• March 21, 2017

    European Ministers Back Tougher Oversight Of Fintech

    European ministers on Tuesday voted their approval for regulators to take a tougher stance on the rapid advancement of financial technology.

  • March 21, 2017

    Europe Urged To Look To US Model On Fining Banks

    Europe should consider hitting more banks with civil penalties for criminal misconduct to help it close the huge gap on fines levied across the Atlantic, according to a report published Tuesday by the European Parliament.

  • March 21, 2017

    Goldman To Move Hundreds Of Staff From London Pre-Brexit

    Goldman Sachs will move hundreds of jobs out of London as it begins implementing its contingency plans ahead of a Brexit deal, the chief executive of its international arm said Tuesday.

  • March 21, 2017

    No Seat For UK As EU Calls Brexit Summit For April 29

    Leaders of the remaining 27 European Union states will meet April 29 to agree to Brexit negotiating guidelines, a month after U.K. Prime Minister May plans to trigger the formal process for Britain's leaving the bloc, the president of the EU’s political arm said Tuesday.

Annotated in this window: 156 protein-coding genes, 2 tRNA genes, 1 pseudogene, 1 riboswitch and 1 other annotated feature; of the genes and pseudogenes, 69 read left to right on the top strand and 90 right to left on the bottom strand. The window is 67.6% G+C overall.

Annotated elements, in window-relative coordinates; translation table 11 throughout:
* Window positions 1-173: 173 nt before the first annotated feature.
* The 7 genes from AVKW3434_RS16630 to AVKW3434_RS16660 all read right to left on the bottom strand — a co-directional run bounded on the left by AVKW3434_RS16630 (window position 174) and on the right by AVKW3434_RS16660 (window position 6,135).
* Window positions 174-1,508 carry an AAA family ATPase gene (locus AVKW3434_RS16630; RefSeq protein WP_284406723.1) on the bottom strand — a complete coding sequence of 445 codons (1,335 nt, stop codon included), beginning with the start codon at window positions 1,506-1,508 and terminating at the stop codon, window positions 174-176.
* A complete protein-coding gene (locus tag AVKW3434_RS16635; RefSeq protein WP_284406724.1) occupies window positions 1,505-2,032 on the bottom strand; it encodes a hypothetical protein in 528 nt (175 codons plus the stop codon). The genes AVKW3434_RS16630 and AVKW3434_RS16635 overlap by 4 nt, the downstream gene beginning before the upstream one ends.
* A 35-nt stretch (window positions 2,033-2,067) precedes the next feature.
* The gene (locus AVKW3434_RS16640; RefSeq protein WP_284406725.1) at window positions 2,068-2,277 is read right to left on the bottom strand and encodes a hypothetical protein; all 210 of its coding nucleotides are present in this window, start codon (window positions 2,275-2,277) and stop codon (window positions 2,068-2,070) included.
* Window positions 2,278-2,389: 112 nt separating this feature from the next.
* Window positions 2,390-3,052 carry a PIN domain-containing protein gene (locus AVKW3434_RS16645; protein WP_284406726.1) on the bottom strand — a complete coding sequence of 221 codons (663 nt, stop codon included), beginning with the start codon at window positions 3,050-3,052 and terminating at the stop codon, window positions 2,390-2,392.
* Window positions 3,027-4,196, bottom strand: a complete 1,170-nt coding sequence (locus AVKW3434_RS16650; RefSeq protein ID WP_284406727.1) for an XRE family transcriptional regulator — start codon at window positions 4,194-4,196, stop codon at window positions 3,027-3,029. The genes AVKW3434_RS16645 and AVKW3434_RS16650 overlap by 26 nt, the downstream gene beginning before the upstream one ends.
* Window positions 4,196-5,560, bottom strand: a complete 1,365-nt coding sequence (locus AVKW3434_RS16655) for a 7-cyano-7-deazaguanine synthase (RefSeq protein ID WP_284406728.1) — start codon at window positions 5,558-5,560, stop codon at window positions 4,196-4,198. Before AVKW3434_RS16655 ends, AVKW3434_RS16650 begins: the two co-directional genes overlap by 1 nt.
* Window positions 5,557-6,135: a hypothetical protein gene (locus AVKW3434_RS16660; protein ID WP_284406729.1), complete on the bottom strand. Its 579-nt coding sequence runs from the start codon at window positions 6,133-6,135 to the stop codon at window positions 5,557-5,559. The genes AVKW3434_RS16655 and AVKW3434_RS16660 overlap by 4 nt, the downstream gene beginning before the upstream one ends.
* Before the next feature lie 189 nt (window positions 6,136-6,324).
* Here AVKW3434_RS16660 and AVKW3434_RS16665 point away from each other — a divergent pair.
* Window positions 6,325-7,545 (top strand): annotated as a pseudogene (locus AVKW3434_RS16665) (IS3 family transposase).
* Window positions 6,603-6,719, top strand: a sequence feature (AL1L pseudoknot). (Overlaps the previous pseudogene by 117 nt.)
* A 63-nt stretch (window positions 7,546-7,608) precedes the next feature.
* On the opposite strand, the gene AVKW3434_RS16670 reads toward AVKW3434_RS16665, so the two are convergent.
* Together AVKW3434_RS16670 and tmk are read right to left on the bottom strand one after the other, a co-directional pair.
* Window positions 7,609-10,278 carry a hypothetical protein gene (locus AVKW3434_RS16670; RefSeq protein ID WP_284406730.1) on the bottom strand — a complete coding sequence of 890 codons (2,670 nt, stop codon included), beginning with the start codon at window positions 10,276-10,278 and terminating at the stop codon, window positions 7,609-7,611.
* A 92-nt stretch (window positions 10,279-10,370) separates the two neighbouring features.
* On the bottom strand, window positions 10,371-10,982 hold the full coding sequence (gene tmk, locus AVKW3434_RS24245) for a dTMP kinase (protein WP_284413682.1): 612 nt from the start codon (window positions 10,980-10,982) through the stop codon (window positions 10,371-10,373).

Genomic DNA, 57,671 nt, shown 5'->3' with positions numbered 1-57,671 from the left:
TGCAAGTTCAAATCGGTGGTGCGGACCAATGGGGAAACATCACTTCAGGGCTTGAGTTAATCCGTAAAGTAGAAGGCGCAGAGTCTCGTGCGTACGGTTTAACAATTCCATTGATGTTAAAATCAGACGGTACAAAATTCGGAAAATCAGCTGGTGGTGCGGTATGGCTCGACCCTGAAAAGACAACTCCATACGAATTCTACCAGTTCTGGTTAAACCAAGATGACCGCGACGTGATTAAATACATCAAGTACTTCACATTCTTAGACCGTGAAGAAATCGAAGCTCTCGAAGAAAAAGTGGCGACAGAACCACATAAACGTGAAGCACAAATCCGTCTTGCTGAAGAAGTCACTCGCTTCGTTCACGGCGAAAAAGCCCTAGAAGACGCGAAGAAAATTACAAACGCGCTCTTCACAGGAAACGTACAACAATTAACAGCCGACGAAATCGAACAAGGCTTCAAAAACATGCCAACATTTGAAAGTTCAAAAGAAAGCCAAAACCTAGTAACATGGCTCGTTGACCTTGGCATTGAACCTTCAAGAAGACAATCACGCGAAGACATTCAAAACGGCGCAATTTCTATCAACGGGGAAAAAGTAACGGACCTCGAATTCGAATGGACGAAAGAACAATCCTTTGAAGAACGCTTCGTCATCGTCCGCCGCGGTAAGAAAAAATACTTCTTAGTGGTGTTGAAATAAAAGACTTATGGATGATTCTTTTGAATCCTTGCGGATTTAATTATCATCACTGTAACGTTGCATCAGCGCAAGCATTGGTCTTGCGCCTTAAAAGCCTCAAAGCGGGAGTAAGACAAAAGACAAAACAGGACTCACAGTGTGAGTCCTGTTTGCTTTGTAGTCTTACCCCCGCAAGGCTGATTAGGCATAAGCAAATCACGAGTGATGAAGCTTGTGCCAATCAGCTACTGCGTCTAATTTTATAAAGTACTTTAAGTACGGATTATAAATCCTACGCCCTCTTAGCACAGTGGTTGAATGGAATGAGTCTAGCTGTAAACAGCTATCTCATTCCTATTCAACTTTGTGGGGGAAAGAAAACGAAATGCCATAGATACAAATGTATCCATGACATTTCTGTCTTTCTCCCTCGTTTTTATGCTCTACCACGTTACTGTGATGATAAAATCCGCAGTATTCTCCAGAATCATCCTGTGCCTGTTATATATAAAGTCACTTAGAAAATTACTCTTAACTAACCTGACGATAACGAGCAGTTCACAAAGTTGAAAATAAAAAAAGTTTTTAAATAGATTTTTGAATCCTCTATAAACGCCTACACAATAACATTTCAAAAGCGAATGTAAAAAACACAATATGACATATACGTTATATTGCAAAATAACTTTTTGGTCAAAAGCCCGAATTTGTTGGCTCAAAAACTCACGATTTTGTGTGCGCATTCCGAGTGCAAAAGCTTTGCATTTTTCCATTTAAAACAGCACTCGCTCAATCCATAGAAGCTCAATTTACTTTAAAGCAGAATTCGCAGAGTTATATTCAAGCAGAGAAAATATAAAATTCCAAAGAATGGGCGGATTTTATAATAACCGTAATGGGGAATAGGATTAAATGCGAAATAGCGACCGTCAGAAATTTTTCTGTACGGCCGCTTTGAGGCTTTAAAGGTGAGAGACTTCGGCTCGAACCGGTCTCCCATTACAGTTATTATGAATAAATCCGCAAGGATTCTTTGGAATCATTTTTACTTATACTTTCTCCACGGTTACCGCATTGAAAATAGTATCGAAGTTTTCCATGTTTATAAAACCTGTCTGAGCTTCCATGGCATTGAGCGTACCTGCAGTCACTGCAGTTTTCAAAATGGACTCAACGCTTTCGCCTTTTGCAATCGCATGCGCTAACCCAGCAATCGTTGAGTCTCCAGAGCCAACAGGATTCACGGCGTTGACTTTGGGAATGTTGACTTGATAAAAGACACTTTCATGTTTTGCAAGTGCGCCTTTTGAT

• March 21, 2017

    EU Commission Mulls Revamp Of Financial Supervisors

    The European Commission announced Tuesday it is taking stock of the effectiveness of the European Supervisory Authorities as it launched a consultation into whether changes to their current mandate and operations are needed.

  • March 21, 2017

    ECB May Be Unable To Poach Euro Clearing From London: UK

    The U.K. government believes that the European Central Bank may be powerless to force euro-denominated contracts clearing out of London after Brexit, according to documents released Tuesday.

  • March 21, 2017

    BOE Directors Launch Review After Top Official Resigns

    The directors of the Bank of England, a top U.K. financial regulator, have launched a sweeping review after its deputy governor resigned for failing to reveal a potential conflict of interest for almost four years, the bank’s governor said Tuesday.

Expert Analysis

  • UK Leads Anti-Corruption Enforcement: Implications Of UWOs